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Billie Holiday – Music For Torching
There's a history, however brief, to this long-playing record. The story begins in Hollywood Bowl on the night of Aug. 20, 1955, when Billie Holiday started to sing, hauntingly, and an indefinable electricity touched the audience. Billie was singing, yes; but Billie was also singing songs the way they were meant to be sung and, even more to the point, the way Billie herself was made - almost predestined, you might say - to sing.
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Billie Holiday – Recital by Billie Holiday
Almost 45 years have passed since the death of “Lady Day”. About 50 years ago she could be seen and heard in just a few rare concerts outside the USA. Alcohol, drugs, affairs and racial discrimination in the USA had all left their mark on her and only her voice served as a reminder of her great successes. It is thanks to Norman Granz that Billie Holiday signed a new, lucrative contract in the early Fifties. He drew the very best musicians into the studio and paid for excellent arrangers so that Billie had an opportunity to sing her old songs once again and record them for posterity in the very best sound quality.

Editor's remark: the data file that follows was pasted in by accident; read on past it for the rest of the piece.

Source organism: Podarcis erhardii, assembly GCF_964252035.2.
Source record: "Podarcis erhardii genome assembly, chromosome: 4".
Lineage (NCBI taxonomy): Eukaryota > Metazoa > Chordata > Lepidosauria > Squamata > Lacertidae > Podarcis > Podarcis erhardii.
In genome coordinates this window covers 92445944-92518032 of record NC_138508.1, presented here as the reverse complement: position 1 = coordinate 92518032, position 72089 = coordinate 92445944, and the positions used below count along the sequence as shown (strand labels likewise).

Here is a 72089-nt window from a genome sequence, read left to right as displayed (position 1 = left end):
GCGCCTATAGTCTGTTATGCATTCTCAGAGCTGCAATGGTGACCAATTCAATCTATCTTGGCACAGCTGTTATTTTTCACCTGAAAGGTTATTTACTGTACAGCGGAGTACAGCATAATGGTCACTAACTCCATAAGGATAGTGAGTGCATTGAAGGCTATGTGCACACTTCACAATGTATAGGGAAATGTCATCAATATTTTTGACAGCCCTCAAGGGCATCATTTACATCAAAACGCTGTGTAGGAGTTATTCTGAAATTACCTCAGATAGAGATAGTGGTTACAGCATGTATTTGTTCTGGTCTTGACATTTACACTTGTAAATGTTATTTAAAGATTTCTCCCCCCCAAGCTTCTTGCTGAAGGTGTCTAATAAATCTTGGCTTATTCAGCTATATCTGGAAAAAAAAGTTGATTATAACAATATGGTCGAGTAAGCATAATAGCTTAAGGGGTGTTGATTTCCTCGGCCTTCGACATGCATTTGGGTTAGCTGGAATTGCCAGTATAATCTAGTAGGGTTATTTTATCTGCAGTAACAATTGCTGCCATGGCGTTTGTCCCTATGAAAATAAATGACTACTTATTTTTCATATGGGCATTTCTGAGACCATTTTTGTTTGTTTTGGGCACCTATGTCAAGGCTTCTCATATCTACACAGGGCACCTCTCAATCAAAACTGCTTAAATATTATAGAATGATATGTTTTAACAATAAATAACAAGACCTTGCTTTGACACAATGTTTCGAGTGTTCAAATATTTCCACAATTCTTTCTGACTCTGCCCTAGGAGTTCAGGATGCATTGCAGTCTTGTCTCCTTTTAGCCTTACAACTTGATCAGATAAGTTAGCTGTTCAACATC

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The Lionel Hampton Quartet – s/t
They were known as The Perfect Quartet! And it wasn’t just their producer Norman Granz, surely not unbiased as to the greatness of his jazz musicians, who called them so. So it was only logical to put this Super-Quartet together. Just as the start of his career, the great Oscar Peterson was eager to show off all that he had learned from copying and listening to his maestro Art Tatum; Ray Brown provided swing and bop which he had perfected in Dizzy Gillespie’s big bands; Buddy Rich, billed as 'the world’s greatest drummer', could lend impetus to simply any band; and the grandmaster of the sticks, known as 'The Hamp', could hammer away at the vibraphone just as Benny Goodman before him – full of verve and swing, rhythmic and melodic, ecstatic and sensitive.